We would agree that being advised as to the civil penalties the defendant faced if he refused to submit to the breath test is of some probative value, in light of the fact that the defendant's refusal to take the breath test was already admitted into evidence. However, it is our opinion that the prejudice to the defendant by the admission of evidence of the civil penalties for refusal to submit to a breath test outweighs the probative value of such evidence. While we are reluctant to overturn a trial court's ruling on the admission of evidence, it is clear from the trial court's remarks in this case that it admitted the evidence based upon relevancy but failed to weigh the relevance of this evidence against its prejudicial effect on the defendant. Therefore, we conclude that the trial court abused its discretion in admitting the evidence of the civil penalties the defendant faced for refusing to submit to the breath test and that such an abuse of discretion resulted in manifest prejudice to the defendant.
Finally, the State argues that, assuming the trial court abused its discretion in admitting the evidence of the civil penalties, this court should still affirm the defendant's conviction in light of the fact that the testimony of Officers Markin and Woodford was sufficient to prove the defendant guilty of driving under the influence of alcohol beyond a reasonable doubt. The State correctly notes that a determination of whether a person is under the influence of alcohol does not rest solely on the results of chemical analysis. People v. Bodoh, 200 Ill. App. 3d 415, 427 (1990). However, the issue here is not whether the defendant could have been convicted without the evidence of the breath test, but whether his conviction resulted from the admission of improper evidence.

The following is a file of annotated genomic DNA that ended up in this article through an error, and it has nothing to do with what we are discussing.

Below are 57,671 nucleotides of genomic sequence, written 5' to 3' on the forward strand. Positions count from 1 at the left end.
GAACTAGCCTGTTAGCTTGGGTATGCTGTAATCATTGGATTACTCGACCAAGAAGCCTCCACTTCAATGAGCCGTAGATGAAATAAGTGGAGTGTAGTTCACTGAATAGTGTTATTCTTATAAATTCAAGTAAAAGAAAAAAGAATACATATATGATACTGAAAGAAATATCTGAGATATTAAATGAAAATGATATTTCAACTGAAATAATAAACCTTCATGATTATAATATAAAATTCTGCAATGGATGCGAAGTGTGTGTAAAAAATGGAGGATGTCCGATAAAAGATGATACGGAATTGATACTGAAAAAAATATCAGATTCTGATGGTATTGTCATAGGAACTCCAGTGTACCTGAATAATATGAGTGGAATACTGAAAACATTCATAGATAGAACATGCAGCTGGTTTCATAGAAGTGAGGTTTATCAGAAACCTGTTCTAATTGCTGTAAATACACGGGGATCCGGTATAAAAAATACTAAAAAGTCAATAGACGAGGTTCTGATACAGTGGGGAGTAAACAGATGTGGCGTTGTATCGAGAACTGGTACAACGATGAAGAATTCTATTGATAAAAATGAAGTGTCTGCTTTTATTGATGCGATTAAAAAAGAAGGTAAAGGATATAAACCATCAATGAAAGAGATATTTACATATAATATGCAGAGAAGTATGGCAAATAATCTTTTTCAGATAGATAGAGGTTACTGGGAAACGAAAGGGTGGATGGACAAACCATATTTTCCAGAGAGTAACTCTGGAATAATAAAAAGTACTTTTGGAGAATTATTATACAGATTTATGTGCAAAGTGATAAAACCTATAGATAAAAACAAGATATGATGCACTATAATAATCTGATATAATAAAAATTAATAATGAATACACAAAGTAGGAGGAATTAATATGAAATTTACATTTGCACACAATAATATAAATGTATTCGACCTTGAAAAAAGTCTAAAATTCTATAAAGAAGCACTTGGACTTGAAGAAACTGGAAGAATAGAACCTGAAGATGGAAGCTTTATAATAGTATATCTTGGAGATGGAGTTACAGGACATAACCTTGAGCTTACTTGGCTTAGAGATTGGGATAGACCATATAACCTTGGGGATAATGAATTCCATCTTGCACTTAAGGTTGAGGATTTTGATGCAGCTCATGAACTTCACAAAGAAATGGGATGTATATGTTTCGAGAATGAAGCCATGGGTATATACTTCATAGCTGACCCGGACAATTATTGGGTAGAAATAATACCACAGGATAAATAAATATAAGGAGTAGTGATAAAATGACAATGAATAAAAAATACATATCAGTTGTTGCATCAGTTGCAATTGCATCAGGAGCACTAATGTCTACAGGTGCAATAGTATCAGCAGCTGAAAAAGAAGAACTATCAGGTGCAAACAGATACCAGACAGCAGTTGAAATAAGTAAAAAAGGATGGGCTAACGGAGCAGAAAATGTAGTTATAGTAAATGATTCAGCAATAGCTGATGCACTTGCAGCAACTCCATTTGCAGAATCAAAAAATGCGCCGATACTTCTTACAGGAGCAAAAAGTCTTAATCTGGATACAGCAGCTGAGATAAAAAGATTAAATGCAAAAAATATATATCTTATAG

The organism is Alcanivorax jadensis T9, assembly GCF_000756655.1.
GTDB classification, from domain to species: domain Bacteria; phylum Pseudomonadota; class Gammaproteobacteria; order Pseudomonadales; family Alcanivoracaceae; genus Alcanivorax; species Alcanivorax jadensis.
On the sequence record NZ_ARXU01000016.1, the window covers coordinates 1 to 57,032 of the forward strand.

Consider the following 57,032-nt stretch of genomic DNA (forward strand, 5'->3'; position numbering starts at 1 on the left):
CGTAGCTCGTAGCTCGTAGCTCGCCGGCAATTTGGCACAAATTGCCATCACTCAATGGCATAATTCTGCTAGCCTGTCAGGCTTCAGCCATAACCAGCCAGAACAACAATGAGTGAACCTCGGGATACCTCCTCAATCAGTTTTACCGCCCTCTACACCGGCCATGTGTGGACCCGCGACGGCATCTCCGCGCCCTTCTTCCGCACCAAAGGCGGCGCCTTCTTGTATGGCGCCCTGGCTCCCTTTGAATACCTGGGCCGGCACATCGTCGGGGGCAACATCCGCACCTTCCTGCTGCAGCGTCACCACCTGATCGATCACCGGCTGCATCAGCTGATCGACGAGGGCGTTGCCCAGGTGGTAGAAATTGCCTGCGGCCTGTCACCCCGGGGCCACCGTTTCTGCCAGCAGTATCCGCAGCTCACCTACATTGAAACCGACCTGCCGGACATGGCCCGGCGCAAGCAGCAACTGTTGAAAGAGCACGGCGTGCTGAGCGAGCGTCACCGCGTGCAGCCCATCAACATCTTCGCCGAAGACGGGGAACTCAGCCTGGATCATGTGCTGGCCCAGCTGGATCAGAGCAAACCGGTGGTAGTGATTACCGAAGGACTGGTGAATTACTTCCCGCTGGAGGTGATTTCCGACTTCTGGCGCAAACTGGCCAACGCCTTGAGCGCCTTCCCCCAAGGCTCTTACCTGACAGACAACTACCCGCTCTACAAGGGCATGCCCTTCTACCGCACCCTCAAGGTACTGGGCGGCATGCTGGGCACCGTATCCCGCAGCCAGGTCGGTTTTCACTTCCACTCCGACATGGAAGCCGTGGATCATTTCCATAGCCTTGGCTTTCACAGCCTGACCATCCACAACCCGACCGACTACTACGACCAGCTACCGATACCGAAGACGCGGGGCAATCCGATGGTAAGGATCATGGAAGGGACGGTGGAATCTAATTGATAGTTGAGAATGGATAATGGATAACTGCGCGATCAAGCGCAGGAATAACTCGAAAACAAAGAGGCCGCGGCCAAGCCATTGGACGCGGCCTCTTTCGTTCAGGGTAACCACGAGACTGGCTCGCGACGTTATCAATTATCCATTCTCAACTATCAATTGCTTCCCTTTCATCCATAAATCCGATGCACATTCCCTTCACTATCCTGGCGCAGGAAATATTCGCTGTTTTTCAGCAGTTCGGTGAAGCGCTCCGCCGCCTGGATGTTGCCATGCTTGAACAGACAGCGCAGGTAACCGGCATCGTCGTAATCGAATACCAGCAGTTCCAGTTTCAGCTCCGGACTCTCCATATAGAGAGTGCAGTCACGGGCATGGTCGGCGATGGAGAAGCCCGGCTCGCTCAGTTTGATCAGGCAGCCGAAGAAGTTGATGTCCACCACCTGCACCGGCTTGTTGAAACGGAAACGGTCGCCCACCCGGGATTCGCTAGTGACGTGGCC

Error is harmless where a reviewing court can safely conclude that a trial, without the error, would produce no different result. People v. Traina, 230 Ill. App. 3d 149, 154 (1992). We note that, in ruling on the defendant's motion for a new trial, the trial court here commented that, in the court's opinion, the case could have gone either way. As we cannot say with certainty that the jury's verdict would have been the same in the absence of the improperly admitted evidence, we must reverse and remand for a new trial.
Because we are reversing the defendant's conviction and remanding for a new trial, we have reviewed the record and conclude that there was sufficient evidence from which a jury could conclude that the defendant committed the offense charged beyond a reasonable doubt. This finding is not binding upon the trial court and is intended only to protect the defendant from the risk of double jeopardy. See People v. Taylor, 76 Ill. 2d 289, 309 (1979).
The defendant's conviction and sentence are reversed, and the cause is remanded for a new trial.
Reversed and remanded.
INGLIS and McLAREN, JJ., concur.